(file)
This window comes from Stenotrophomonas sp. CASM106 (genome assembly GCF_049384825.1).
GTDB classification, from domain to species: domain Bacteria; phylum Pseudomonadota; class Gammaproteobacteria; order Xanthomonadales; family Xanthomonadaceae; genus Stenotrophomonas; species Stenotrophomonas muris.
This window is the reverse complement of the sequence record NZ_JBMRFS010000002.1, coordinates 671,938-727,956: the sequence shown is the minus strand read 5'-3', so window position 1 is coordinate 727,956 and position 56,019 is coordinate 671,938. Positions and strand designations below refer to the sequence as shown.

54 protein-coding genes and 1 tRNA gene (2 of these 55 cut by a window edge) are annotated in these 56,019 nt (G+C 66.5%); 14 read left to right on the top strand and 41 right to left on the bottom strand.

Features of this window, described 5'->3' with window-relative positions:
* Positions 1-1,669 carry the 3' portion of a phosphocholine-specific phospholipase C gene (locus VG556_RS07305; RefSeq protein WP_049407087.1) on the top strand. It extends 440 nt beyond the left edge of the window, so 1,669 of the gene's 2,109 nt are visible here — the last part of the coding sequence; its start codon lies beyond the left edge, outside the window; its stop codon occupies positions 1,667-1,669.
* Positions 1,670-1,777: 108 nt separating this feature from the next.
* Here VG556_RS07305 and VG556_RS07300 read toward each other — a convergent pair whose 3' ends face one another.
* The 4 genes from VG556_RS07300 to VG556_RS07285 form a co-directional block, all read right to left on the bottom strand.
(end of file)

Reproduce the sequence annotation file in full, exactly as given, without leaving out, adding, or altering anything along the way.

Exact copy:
This window comes from Stenotrophomonas sp. CASM106 (genome assembly GCF_049384825.1).
GTDB classification, from domain to species: domain Bacteria; phylum Pseudomonadota; class Gammaproteobacteria; order Xanthomonadales; family Xanthomonadaceae; genus Stenotrophomonas; species Stenotrophomonas muris.
This window is the reverse complement of the sequence record NZ_JBMRFS010000002.1, coordinates 671,938-727,956: the sequence shown is the minus strand read 5'-3', so window position 1 is coordinate 727,956 and position 56,019 is coordinate 671,938. Positions and strand designations below refer to the sequence as shown.

54 protein-coding genes and 1 tRNA gene (2 of these 55 cut by a window edge) are annotated in these 56,019 nt (G+C 66.5%); 14 read left to right on the top strand and 41 right to left on the bottom strand.

Features of this window, described 5'->3' with window-relative positions:
* Positions 1-1,669 carry the 3' portion of a phosphocholine-specific phospholipase C gene (locus VG556_RS07305; RefSeq protein WP_049407087.1) on the top strand. It extends 440 nt beyond the left edge of the window, so 1,669 of the gene's 2,109 nt are visible here — the last part of the coding sequence; its start codon lies beyond the left edge, outside the window; its stop codon occupies positions 1,667-1,669.
* Positions 1,670-1,777: 108 nt separating this feature from the next.
* Here VG556_RS07305 and VG556_RS07300 read toward each other — a convergent pair whose 3' ends face one another.
* The 4 genes from VG556_RS07300 to VG556_RS07285 form a co-directional block, all read right to left on the bottom strand.